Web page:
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Thoughts on Dividends, Banks and Portfolio Management

8 February, 2010 by Ben O'Brien in Commentary

A client asked recently, why should I own any stocks that don’t pay a big dividend when I can own stocks that do pay a big dividend. And why hold on to stocks in troubled sectors like banking? What follows are some thoughts about portfolio management that address these concerns.

In my year end (2009) appraisal letter to clients, I derive long-term rates of return from stocks and bonds so that we can make projections about how much clients can take from their portfolios. Over the past 85 years, through recessions, inflations, booms and busts, stocks have returned about 10% a year. If one looks more closely at this 10% average return, about 5% is price appreciation and 4% is dividends. That’s the past. Looking forward, I said that the 5% appreciation is probably all right but that the 4% for dividends looked too high. I pointed out that dividends are presently 2% and I don’t see them going to 4% any time soon. Thus a total return from stocks of 7% seems more “prudential” for planning purposes going forward than the 10% of the past 85 years.

The 7% figure for stocks is an average figure that includes different classes of stocks but especially the two main categories called “growth” and “value”. Definitions of what is growth and what is value are a bit arbitrary, but generally a stock with a comparatively big dividend is a value stock and a stock without a dividend or a very small one is a growth stock. When one does well, the other often does materially less well, as happened last year, when Verizon and Exxon, which pay big dividends, fell in price while Hewlett Packard, which pays a tiny dividend, rose 47%.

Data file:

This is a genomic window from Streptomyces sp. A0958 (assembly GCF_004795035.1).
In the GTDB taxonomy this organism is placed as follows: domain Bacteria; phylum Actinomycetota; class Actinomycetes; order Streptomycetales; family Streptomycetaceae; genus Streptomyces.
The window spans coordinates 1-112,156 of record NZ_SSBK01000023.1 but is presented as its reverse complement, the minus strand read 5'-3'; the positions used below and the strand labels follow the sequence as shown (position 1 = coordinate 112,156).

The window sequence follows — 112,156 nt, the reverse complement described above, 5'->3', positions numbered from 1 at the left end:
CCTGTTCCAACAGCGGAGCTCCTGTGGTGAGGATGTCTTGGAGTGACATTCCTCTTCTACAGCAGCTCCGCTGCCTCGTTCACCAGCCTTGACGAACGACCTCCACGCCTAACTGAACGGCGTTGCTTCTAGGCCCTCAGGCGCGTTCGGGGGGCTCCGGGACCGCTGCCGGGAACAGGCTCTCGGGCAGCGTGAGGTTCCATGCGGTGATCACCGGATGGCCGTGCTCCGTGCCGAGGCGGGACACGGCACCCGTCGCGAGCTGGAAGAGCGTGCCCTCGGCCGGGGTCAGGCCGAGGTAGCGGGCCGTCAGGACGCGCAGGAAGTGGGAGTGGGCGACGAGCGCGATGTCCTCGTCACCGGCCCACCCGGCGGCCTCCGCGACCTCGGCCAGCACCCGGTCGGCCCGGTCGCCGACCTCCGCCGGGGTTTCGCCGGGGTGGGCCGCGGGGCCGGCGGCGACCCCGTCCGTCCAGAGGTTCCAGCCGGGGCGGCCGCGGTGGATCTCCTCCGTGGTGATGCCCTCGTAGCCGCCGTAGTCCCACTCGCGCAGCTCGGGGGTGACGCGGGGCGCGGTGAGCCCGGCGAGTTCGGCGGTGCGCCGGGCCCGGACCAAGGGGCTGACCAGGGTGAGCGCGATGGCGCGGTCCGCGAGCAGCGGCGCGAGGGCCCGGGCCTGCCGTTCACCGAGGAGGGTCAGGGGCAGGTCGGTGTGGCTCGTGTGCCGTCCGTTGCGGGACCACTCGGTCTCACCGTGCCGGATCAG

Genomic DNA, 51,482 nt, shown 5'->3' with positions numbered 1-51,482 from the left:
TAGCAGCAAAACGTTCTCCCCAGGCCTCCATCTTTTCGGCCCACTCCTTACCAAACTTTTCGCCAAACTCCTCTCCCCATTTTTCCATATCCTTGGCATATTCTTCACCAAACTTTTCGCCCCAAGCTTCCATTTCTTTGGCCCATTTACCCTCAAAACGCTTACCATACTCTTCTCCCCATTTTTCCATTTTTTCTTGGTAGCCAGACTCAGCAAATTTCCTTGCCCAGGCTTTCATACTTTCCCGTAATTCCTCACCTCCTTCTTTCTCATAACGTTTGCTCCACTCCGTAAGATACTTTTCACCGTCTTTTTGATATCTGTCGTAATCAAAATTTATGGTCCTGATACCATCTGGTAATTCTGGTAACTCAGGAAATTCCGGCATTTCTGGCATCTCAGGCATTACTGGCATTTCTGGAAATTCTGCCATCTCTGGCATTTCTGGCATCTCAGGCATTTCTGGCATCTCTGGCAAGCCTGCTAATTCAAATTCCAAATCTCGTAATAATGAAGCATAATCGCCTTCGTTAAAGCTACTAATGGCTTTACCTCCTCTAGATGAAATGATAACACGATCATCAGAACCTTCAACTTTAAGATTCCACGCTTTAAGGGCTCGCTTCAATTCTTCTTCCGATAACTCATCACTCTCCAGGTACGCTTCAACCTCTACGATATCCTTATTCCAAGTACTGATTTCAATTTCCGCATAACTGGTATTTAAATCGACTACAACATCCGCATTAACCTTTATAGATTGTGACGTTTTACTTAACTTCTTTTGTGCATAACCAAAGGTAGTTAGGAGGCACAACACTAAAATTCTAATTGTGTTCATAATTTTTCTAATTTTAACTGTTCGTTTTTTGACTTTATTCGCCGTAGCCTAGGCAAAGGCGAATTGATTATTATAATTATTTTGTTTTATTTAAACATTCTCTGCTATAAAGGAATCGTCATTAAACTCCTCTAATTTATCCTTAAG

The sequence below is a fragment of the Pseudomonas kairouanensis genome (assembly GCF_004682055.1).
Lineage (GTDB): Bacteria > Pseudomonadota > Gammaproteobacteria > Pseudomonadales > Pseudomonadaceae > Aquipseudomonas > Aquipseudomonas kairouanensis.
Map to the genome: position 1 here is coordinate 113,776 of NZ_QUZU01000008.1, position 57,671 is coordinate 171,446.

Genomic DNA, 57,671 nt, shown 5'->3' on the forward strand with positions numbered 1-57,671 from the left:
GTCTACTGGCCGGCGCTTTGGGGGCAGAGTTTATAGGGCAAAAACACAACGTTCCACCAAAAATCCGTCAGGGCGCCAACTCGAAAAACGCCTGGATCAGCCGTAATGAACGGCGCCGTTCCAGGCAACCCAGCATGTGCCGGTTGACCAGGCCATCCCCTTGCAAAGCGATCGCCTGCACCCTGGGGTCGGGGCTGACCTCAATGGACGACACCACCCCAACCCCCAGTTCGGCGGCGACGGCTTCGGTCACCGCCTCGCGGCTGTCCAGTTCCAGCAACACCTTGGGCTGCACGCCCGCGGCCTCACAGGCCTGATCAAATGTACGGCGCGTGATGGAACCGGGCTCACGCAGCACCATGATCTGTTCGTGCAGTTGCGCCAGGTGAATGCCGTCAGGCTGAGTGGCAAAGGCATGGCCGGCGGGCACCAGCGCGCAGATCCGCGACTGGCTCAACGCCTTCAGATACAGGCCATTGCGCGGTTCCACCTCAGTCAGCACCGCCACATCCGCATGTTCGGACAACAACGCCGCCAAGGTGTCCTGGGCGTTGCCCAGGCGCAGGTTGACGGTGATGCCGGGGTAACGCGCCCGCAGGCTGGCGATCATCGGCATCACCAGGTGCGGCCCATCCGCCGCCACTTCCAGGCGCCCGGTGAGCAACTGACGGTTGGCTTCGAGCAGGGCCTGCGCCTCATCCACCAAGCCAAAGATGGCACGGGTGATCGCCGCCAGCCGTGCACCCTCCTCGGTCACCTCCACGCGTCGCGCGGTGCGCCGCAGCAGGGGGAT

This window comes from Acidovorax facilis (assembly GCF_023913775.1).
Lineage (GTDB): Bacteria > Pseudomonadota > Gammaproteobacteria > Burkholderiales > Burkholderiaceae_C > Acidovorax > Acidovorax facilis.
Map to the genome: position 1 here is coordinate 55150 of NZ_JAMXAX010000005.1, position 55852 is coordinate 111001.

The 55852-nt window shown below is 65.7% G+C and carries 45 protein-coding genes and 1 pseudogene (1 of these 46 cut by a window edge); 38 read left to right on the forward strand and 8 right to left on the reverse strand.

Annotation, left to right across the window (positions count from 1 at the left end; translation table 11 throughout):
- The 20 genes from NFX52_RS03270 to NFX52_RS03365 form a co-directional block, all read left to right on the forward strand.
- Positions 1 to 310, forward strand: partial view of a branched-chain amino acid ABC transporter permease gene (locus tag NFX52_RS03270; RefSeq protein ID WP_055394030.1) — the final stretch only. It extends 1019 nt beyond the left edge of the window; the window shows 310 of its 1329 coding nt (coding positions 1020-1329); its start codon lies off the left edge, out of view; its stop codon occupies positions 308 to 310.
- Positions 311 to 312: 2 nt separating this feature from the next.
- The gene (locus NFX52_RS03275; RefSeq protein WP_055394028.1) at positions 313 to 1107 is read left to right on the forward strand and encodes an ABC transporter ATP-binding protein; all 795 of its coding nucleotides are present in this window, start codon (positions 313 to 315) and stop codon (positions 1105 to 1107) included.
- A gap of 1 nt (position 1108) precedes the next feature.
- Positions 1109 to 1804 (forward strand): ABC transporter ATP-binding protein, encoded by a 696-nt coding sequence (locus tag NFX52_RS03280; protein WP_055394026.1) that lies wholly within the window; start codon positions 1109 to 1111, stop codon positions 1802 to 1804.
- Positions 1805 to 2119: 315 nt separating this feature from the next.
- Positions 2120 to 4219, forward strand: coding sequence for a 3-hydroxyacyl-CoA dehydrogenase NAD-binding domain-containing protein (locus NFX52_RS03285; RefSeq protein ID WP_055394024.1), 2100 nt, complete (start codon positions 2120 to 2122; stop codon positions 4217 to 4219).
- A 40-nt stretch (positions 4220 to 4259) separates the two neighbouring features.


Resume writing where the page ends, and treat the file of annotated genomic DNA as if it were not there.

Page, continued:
Other things being equal we would indeed always opt for the bird in hand; that is to say, we would always take the big dividend-payer, but other things aren’t equal. Most growth companies don’t pay dividends; they reinvest earnings into growing businesses. Greater earnings growth also means the potential for greater appreciation as well. Not owning at least some growth stocks would likely drag down the appreciation component of equity returns; it could also mean avoiding important sectors of the economy, such as technology stocks, which tend to pay lower dividends. Additionally the government discriminates against dividend-paying stocks, and it is likely to discriminate even more at the end of the year. Dividends are presently taxed at 15%. Next year the rate is likely to go higher. Because the government taxes dividends twice, many corporations refuse to pay a dividend at all. Berkshire Hathaway is the most famous example.

Hewlett-Packard sells about 13 times earnings. At this level it is less expensive than the average stock, even though it is growing faster than the average stock. For instance last quarter it earned .99 versus .84 a year ago; for the full year 2010 it ought to earn $3.70 as compared to $3.14 year ago. This is a good company that’s growing and creating value for its owners. So even though it doesn’t pay a dividend, we want to own it to supplement our big-dividend-paying stocks that aren’t growing fast.

Why own Wells Fargo? Why own a bank in this climate? That’s harder to answer. Maybe we ought to get out of Wells and own no banks altogether. I am thinking about it. In defense of holding banks, their cost of raw materials is practically nothing. Thus they can borrow money at zero percent and then turn around and lend it out for several hundred basis points higher. The shape of the yield curve is ideal for banks right now. They have a license to print money. Is Obama going to go after the banks? Maybe. Can the banks mess up what ought to be mindlessly simple? Probably.

One last thought about portfolio management that cannot be quantified or analyzed; it comes from experience and the gut. You want things in a portfolio that can surprise. Whatever else banks are, they have the potential to confound expectations, which are quite low, and surprise. To date they have been surprising the wrong way. But I don’t like to have a portfolio of stocks where everything is doing well at the same time. That way lies trouble. Rather you want a blend, a balance, of in favor and out of favor, so that something is always in bloom.